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Rwanda to address sugar production shortfall with new factory

A Mauritius investor has received the nod from the government of Rwanda to construct a sugar processing factory with a capacity to produce 100,000 tonnes of sugar yearly.

The government is counting on the factory to help the country be self- reliant in sugar production by 2020.

Currently sugar production in the country stands at 10,000 tonnes per year, even as projections from the Ministry of Trade and Industry show that demand will rise to 160,000 tonnes by 2020.

According to the Ministry, on average, Rwanda imports 80,000 tonnes of sugar per year against an annual demand of 90,000 tonnes annually.

The new plant is part of a major multi-purpose project that is expected to cost between $250 million and $300 million, according to the minister’s estimates.

“We realised that if nothing is done by 2020, Rwanda will need about $150 million per year to offset sugar imports,” said François Kanimba the Minister of Trade and Industry.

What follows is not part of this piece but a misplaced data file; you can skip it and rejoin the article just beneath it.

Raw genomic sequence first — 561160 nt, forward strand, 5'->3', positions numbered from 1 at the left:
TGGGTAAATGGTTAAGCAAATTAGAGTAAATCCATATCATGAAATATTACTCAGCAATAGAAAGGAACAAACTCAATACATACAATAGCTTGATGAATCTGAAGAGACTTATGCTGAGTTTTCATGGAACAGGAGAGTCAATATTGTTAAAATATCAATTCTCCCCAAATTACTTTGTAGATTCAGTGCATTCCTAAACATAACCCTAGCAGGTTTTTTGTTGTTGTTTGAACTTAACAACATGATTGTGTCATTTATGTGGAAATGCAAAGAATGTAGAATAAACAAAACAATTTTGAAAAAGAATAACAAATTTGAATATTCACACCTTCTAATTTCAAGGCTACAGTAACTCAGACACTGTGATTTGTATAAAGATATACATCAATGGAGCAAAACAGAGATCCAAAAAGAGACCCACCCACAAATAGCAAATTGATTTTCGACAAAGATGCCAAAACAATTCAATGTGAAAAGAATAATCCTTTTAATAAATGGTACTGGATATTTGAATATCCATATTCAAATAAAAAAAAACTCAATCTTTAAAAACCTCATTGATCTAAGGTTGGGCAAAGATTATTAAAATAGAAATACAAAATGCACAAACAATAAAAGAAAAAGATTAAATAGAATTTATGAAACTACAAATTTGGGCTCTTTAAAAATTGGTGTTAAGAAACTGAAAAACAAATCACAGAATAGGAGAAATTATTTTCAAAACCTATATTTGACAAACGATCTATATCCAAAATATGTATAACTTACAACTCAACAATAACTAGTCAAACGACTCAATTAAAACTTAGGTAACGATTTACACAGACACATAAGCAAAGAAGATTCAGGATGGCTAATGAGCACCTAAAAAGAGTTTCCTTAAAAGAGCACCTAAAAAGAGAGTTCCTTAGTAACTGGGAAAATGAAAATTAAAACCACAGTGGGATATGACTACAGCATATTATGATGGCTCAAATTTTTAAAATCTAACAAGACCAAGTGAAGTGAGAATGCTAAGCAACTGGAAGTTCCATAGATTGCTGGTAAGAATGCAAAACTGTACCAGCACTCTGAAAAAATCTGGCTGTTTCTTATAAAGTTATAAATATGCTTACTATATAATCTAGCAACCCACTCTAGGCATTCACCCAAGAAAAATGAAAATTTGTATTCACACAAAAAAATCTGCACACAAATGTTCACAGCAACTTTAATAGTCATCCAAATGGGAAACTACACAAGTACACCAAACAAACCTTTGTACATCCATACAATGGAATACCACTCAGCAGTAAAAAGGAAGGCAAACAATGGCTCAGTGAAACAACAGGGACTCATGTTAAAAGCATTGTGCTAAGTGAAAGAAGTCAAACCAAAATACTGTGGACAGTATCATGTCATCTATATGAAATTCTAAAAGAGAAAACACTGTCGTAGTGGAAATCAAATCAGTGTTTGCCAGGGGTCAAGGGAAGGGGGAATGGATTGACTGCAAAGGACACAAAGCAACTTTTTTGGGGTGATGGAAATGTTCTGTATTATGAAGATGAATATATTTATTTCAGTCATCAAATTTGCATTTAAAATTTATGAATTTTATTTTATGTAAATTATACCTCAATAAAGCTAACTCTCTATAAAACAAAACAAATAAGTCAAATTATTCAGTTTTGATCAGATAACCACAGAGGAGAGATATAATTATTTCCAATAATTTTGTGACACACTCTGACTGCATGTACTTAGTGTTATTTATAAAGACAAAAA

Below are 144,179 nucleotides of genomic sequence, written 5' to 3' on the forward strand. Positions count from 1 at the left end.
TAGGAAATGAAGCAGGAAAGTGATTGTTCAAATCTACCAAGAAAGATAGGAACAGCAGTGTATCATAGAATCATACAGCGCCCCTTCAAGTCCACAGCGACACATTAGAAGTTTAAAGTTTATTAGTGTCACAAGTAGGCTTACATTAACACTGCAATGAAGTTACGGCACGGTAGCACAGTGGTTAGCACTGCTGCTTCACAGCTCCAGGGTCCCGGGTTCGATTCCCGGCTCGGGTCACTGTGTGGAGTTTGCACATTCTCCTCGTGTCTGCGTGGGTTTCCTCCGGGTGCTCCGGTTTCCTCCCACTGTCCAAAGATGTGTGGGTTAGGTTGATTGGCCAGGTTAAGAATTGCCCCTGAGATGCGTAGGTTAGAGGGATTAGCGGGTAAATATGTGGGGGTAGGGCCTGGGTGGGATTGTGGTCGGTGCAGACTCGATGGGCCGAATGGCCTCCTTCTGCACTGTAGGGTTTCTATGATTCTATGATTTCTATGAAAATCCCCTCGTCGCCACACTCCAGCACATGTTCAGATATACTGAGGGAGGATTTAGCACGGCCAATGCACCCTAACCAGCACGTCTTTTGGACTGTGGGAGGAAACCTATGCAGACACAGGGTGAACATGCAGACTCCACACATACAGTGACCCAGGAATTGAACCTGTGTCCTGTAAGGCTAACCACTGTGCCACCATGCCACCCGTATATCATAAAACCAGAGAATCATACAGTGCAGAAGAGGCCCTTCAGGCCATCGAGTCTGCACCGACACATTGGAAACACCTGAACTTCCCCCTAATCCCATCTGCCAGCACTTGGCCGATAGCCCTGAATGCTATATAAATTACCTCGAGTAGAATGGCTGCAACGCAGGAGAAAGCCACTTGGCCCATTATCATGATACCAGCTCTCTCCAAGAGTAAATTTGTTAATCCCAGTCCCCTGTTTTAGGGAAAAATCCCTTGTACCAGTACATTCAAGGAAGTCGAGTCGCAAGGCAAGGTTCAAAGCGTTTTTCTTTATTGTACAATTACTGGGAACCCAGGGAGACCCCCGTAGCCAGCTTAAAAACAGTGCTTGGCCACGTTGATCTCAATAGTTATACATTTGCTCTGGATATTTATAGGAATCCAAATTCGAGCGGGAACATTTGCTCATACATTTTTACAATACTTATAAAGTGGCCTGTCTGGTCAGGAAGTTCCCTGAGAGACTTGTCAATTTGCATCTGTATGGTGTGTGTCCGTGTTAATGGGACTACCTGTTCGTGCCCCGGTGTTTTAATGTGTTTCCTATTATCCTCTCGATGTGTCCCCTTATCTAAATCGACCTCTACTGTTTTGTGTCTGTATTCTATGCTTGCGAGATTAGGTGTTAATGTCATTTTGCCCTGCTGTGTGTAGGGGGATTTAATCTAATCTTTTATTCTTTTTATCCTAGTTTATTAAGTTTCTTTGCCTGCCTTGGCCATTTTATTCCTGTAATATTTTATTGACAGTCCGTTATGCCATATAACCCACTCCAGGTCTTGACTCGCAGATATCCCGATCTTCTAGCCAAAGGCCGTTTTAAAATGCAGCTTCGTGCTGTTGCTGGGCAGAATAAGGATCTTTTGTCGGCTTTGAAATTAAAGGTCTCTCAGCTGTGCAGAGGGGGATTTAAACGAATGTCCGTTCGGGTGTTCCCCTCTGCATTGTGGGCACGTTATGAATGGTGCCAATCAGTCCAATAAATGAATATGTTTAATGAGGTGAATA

Kanima said such a scenario informed the Government decision to look for alternative means to establish another sugar factory, but also increase the production capacity of the existing Kabuye Sugar Works to be able to meet sugar demand in the country.

The new factory, which will be set up in Eastern Province, is part of a bigger project that will have a factory making ethanol, an alcoholic based clean and renewable fuel produced through fermenting sugarcane juice and molasses, the minister said.

Molasses is a by-product of sugarcane and is used in production of crude gin.

The same project will in the long run see the establishment of a third plant that will be generating 25 megawatts of energy from bagasse, a sugarcane residue.

Although the minister noted that the exact investment for the three projects is still being refined, he said the entire project is estimated to cost between $200 million and $300 million.

He said the sugarcane plantations to supply the new factory will be in Ndego and Kabare sectors of Kayonza District and Nasho Sector in Kirehe District in Eastern Province.

The minister said the setting up of the factory is in line with efforts to reduce the trade deficit by looking for items that can be produced locally in a bid to bridge trade deficit.

According to estimates by the minister, the country will need at least $150 million annually to import sugar by 2020.

To fill the void left by Kabuye Sugar Works, the country currently imports sugar from the region, Sudan and other distant countries like Brazil and India.

Kayonga said having a strong sugar industry in the country could benefit other food processing industries through linkages and the products along the value addition made thanks to that sugar, can be expected in the region and elsewhere.


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